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In an article by the Madera Tribune, it stated that Madera growers will need to obtain a permit from the city which will need to be displayed in plain view at the residence where the growing will occur. Failure to do so could result in a $1,000 fine per plant or possibly, per day. Renters who would like to grow in their residence would need written permission from their landlord before applying for a permit with the city.
“When we had conversations with physicians about the data, some would say, ‘My patient is sicker than yours,’ or ‘I have a different patient population.’ However, we can drill down to the physician’s patients and show the physician where things are. It’s not based on an ivory tower analysis, it’s based on our own data. And, yes, our patients, and our community, are unique—a little older than most, and we have a lot of Europeans here visiting. We have some challenges, but this tool is taking our data and showing us what we need to pursue. That’s pretty powerful.”
It was the year 2000 and I left Abott’s Habit. A friend of mine was moving out of town and all his friends needed weed, so that’s how I started my delivery service. It was just me with a pager, seven days a week. I couldn’t keep up with all the orders. My team grew to four girls and we split profits evenly. It became more like a private club, with a password to access. Eventually a woman I had a catering company with got upset and reported me to Santa Monica Police. They came in, raided us and took everything. I went to court and had to go through the legal system. Today I have an amazing lawyer who helped us file for a delivery license in California so we can transition to the recreational market.
“That was a major effort, but some of us had been data scientists before we were physicians, and so we parameterized all these calls. The first pneumonia care path was completed in about nine weeks. We’ve turned around and did a second care path, for sepsis, which is much harder, and we’ve done that in two weeks. We’ve finished sepsis and have moved on to total hip and total knee replacements. We have about 18 or 19 care paths that we’re going to be doing over the next 18 months,” he says.

Sanders says having the data generated by the AI software is critical to getting physicians on board with the project. “When we deployed the tool for the pneumonia care pathway, our physicians were saying, ‘Oh no, not another tool’,” Sanders says. “I brought in a PIT Crew (physician IT crew) and we went through our data with them. I had physicians in the group going through the analysis and they saw that the data was real. We went into the EMR to make sure the data was in fact valid, and after they realized that, then they began to look at the outcomes, the length of stay, the drop in readmissions and how the costs dropped, and they were on board right away.”
After being fed data of past pneumonia treatments, the software automatically created cohorts of patients who had similar outcomes accompanied by the treatments they received at particular times and in what sequence. The program also calculated the direct variable costs, average lengths of stay, readmission and mortality rates for each of those cohorts, along with the statistical significance of its conclusions. Each group had different comorbidities, such as diabetes, COPD and heart failure, which was factored into the application's calculations. At the push of a button, the application created a care path based on the treatment given to the patients in each cohort.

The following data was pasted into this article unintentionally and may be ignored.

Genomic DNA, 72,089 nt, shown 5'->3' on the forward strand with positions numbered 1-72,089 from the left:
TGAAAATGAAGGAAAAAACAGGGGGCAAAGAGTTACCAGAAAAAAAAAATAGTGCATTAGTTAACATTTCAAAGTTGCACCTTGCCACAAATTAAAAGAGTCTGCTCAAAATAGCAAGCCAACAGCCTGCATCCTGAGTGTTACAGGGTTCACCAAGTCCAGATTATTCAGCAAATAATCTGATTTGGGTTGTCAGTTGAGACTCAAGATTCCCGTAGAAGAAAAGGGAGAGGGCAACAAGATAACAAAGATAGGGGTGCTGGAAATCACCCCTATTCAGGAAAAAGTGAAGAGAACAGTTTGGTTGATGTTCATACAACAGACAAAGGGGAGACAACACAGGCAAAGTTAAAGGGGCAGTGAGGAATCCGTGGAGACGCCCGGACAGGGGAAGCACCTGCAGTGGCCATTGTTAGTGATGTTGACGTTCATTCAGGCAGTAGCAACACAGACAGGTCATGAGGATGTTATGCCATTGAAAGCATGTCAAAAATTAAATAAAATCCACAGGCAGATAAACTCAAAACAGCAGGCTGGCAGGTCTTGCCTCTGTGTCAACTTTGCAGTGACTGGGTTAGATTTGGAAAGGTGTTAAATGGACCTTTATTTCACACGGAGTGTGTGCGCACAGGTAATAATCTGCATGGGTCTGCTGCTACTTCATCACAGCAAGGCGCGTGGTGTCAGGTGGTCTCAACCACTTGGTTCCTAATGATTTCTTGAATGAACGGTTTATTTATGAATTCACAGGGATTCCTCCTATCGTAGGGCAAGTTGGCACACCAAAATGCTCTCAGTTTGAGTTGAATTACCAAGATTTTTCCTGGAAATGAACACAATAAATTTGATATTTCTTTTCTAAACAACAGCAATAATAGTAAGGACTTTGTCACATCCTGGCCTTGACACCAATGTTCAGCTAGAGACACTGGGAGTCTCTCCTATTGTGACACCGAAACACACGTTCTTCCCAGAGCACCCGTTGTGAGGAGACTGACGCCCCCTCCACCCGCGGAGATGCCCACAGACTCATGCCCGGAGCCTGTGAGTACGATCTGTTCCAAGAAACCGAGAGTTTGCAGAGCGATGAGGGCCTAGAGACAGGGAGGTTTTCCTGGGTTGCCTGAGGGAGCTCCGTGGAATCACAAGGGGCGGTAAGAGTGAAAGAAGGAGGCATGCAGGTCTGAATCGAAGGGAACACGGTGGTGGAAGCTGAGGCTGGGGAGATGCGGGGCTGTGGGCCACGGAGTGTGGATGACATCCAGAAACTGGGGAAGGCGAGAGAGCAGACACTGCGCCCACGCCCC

The hospital quickly implemented the new pneumonia pathway by changing the order set in its Allscripts EHR system. As a result, for the pneumonia care path, Flagler Hospital saved $1,350 per patient and reduced the length of stay (LOS) for these patients by two days, on average. What’s more, the hospital reduced readmission by 7 times—the readmission rate dropped from 2.9 percent to 0.4 percent, hospital officials report. The initial work saved nearly $850,000 in unnecessary costs—the costs were trimmed by eliminating labs, X-rays and other processes that did not add value or resulted in a reduction in the lengths of stay or readmissions.

In 2006, they tried to launch the solution as a company, but there were no customers. “No one was willing to take a chance,” Klomp recalls. “Total crickets.” So all three founders went on to other jobs. Klomp went to work for Bain & Co. But the website for the startup was still up, and in 2009 they were contacted by a hospital in Spokane, Wash., that was trying to do work in the high-utilizer space and couldn’t find any other solutions. So the three old friends from Boise resurrected the company.
Salt Lake City, Utah-based patient management platform maker Collective Medical Technologies announced today that it has raised $47.5 million in a series A funding round led by investment firm Kleiner Perkins. Other participants in the round include Bessemer Venture Partners, Maverick Ventures, Kaiser Permanente Ventures, Providence Ventures, Peterson Ventures, and Epic Ventures.
Each day, the Medical Cannabis Program receives hundreds of patient applications. The Program has 30 days to approve a completed application from the date we receive it in our office. While it is the patient’s responsibility to submit an application at least 30 days before their card expires, the Program strongly encourages patients submit applications 60 days prior to their card expiring.
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